After over 50 years of activism, Dolores Huerta is still fighting for issues that she cares about.
Civil rights and labor leader Dolores Huerta found her calling as an organizer while serving in the Stockton Community Service Organization in California. That’s where she founded the Agricultural Workers Association, setting up voter registration drives and pressing local governments for barrio improvements, according to the foundation set up in her name.
Then in 1955 she met César Chávez, and the two soon found that they shared a common vision of organizing farm workers. Dolores and Chavez did just that in the spring of 1962 after resigning from the CSO, and starting the National Farm Workers Association.
Over 50 years later, Dolores is still fighting for issues that she cares about and remains active and engaged in the current political landscape.
Prop 207, the Smart and Safe Arizona Act would legalize and tax recreational marijuana.
Dolores is quoted as saying: “Legalization will bring economic development and much needed criminal justice reform. Black and brown people disproportionately receive harsher punishments and this will break that trend. A yes vote on prop 207 will make our communities safe for everyone and create economic opportunity.”
As The Copper Courier reported, Dolores endorsed Joe Biden back in May, saying she doesn’t think Latinos will have to pressure him on immigration reform. “We’re not taking any vote for granted. We have to compete for Latino voters.”
Dolores first endorsed Kamala Harris when the senator was still running for president. Her support was considered significant in the early stages of the 2020 campaign, according to POLITICO.
“I have spent my career advocating for workers’ rights, immigrants’ rights, women’s rights, and on behalf of the LBGTQ community because I believe our country is only as great as the opportunities we afford all our communities,” Huerta said in a statement. “Senator Kamala Harris is the right leader to expand those opportunities as president, and I am proud to endorse her.”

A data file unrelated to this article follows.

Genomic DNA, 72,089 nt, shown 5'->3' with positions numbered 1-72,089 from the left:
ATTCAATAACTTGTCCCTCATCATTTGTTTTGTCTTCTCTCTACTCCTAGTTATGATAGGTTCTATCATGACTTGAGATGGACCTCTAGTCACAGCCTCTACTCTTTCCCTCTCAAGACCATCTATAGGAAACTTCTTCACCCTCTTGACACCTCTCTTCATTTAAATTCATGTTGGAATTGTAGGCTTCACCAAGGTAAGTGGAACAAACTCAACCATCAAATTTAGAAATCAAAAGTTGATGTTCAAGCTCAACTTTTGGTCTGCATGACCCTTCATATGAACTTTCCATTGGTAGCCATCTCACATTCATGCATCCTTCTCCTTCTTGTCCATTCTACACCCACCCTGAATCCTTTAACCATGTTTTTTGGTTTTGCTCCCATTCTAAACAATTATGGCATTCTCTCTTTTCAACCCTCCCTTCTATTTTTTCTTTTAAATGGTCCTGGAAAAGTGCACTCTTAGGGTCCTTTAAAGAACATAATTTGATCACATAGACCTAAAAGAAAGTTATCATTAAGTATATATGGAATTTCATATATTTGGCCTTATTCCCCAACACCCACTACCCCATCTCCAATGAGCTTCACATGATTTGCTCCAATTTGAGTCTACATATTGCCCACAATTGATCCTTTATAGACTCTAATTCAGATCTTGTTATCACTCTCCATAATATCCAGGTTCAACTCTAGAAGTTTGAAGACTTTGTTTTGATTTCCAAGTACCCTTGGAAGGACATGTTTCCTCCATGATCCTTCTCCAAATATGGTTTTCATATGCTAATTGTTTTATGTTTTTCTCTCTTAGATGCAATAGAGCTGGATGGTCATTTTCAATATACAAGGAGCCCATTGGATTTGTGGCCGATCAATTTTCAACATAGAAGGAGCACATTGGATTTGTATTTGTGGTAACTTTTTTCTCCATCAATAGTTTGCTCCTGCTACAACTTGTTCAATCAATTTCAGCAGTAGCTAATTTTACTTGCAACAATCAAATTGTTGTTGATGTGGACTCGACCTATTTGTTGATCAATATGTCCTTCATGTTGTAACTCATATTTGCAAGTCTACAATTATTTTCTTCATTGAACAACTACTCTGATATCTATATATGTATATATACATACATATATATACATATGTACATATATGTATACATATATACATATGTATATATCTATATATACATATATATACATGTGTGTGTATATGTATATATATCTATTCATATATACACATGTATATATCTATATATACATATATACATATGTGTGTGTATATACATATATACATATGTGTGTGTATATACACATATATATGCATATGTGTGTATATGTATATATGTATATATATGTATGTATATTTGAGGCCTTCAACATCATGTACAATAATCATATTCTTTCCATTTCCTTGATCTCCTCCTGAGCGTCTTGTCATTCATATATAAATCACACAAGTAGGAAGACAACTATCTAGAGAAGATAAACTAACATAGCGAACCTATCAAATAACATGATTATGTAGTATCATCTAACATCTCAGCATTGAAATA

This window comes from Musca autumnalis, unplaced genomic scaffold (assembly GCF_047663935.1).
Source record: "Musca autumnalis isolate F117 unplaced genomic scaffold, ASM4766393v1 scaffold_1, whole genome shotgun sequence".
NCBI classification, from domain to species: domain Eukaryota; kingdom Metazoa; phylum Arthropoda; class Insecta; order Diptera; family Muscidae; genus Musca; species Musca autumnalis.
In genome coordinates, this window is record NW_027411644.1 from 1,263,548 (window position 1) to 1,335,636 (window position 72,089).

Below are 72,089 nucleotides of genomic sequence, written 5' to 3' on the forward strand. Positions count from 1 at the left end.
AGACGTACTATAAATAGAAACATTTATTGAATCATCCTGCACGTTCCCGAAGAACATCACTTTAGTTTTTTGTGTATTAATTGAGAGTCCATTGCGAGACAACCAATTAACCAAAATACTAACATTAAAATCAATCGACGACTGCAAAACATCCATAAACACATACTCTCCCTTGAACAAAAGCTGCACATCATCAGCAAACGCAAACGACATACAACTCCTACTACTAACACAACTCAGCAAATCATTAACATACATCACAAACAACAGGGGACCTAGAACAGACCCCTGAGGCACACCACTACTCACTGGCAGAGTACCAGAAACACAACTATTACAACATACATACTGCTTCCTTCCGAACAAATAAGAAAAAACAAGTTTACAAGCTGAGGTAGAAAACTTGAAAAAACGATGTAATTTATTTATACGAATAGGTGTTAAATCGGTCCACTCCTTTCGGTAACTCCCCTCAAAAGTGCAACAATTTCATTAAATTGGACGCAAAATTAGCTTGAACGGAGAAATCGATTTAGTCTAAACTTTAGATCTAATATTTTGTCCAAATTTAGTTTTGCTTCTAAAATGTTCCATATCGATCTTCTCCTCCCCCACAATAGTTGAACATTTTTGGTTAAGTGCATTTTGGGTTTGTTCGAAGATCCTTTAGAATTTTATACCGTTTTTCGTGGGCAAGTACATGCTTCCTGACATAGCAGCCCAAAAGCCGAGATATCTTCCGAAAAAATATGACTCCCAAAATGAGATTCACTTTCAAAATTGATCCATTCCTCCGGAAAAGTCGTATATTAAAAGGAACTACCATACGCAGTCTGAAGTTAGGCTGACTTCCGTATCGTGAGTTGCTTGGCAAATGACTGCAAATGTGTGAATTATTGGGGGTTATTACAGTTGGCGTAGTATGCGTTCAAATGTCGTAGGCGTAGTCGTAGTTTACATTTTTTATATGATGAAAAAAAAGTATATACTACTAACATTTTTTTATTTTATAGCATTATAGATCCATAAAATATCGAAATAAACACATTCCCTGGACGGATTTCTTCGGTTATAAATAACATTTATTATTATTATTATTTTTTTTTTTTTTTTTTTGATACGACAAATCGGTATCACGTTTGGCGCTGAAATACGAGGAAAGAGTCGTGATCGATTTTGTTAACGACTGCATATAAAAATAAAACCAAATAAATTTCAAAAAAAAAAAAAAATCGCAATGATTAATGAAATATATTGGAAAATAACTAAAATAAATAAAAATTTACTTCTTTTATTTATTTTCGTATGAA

Huerta also praised Harris, whom she’s supported in the past, for fighting on behalf of and giving a voice to the vulnerable—and singled out her work on criminal justice reform and for immigrants, ranging “from creating innovative programs to helping first-time offenders get education and job training to avoid recidivism, to demanding that California and our country protect immigrant communities and afford them the opportunity to fully contribute to the country they love.”
It’s no secret the Latinx voting block in Arizona will be a big deciding factor in this presidential election. Dolores is doing her part to make sure that the community she’s worked her entire life to support makes its voice heard by voting this election cycle.
In 2012 Dolores was awarded The Presidential Medal of Freedom by President Obama.
At 90 years old, she continues to work tirelessly––developing leaders and advocating for the working poor, women, and children. Before the pandemic, she was also on the speaker circuit where she regularly addressed students and other organizations about social justice and public policy.
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